I hope you were as alarmed as I was when you read the recent Washington Post article on the increasing numbers of young children being suspended from school. We are sending the wrong message to these students--a message that diminishes the value of education. When it comes to creating discipline systems, we should have one vision that does not punish students by withholding learning and their education. And I know we can achieve that vision because I’ve seen it done.
Never doubt the creativity and determination of a group of teachers, education support professionals, and administrators in creating a pathway to that vision. In the early 90’s, I had the opportunity to lead a design team at Daniels Middle School in Raleigh, North Carolina, to do just that. Through a site-based decision-making process, this faculty came together to create a discipline system that cut suspensions in half and shifted the punishment to time and isolation rather than withholding students’ education and grades.
The program was called SUCCESS. It was funded by eliminating the in- school suspension program and redirecting those funds to a progressive discipline model with a full-time coordinator. This coordinator was an excellent teacher and very skilled in classroom management. The program was embraced by each individual student, parent, teacher, administrator, and the Progressive Discipline Coordinator (PDC) through their signatures on a commitment pact distributed to and returned by 800 students. There were five interventions that made up this new system:
In-Class Success: We made it clear to the students that the most successful place for them was in the classroom learning and behaving. Each teacher had classroom rules and consequences developed jointly with her or his students. When the student demonstrated that s/he could not be successful in class, that student progressed to the next intervention.
In-Team Success: Every class had an extra desk strategically located for any student who progressed to this intervention. Each teacher was paired with another teacher for referrals. The referred student went into the partner teacher’s classroom, sat at the special desk, completed a form describing why the referral was made, and then stated what his/her intention would be the next time a problem arose. Then the student designed a lesson based on what was occurring in the base classroom and completed and received a grade for that lesson. Now, I know many of you might ask why another teacher would want to deal with this student who had misbehaved. The answer is that there was no misbehavior because if there were, the next intervention was immediately engaged.
Small-Group Success: This intervention resulted in isolation with the PDC. The assistant principal escorted the student to his or her locker to get all textbooks and other materials and then to the small-group class. The student stayed there at least the rest of that day--and more days if needed--until the PDC believed the student could be successful in a regular classroom. The student was informed that the intervention could be as short as one day or as long as the rest of the year. It depended on the student’s behavior and commitment to learning. The PDC designed the lessons and graded the student’s work. The base teacher was required to accept the grade, but it could be weighted.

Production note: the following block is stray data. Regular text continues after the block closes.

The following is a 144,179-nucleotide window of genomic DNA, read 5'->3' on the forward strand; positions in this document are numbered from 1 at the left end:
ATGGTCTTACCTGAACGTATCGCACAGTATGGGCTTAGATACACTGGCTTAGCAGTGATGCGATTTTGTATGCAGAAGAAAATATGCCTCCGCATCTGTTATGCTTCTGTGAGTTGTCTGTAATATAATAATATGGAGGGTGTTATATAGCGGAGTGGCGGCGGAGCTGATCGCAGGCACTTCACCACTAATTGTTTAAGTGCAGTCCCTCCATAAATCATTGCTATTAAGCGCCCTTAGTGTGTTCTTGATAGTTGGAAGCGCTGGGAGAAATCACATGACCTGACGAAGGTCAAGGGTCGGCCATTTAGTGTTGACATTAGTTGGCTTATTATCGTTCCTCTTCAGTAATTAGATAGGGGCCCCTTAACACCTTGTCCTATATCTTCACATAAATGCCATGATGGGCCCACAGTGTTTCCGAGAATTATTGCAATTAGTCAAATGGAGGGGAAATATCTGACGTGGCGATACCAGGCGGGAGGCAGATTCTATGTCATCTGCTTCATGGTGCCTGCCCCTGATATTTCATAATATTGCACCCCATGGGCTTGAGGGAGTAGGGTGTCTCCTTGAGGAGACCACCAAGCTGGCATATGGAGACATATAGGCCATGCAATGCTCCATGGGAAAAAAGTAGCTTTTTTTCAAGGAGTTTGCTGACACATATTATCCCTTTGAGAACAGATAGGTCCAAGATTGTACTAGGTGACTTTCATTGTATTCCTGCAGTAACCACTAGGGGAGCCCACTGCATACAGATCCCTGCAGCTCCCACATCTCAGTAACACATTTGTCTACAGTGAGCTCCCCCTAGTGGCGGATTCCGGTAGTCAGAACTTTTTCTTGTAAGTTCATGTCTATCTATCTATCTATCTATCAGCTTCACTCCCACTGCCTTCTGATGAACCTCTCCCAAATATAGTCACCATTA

Extended-Day Success: We took a regular teaching position and switched the hours from the usual teacher day to a 10-5 time slot to create a position for someone who could oversee after-school work. This extended day teacher taught four classes rather than six and ran a two-hour extended day program for students who had been referred by any teacher for tardiness, unexcused absences, or wasting time in class. If a student skipped school, s/he had to make up twice as much time. How foolish is it to suspend a student who skips school? Trust me, if you give them double time, you will not have kids skipping school.
Out-of-school Success: We, the faculty, informed students that this last intervention was the least successful for them. We only used this for acts of violence. Every suspended student was required to take home learning packet(s) for each day. A parent or guardian had to sign a form affirming that the student had remained in the house from 8-3. The student had to bring completed packets back to the PDC for grading. Teachers could weight the grades, but they could not give zeroes. Do you know how much it takes to make up a zero? If students did not complete their packets, they were assigned to the extended day program until the packets were complete.
The results of this program were beyond our expectations. We cut our suspension rate in half. Student achievement improved. Teachers felt empowered and respected. The principal felt that he had a team that worked in the best interest of students and learning.
Students learned that being in the classroom behaving was their best choice. Students who misbehave are risk takers. A system that is embraced by all the adults and implemented strictly limits the opportunity for those risks and creates better patterns of appropriate behaviors.
There are so many other aspects to this program that I can’t share in a limited blog format, but I hope I have given you an overview of a pathway to better discipline. Share your best practices to avoid punishing students with their education. Let’s affirm that we will no longer support any system that does not value education.
The opinions expressed in John Wilson Unleashed are strictly those of the author(s) and do not reflect the opinions or endorsement of Editorial Projects in Education, or any of its publications.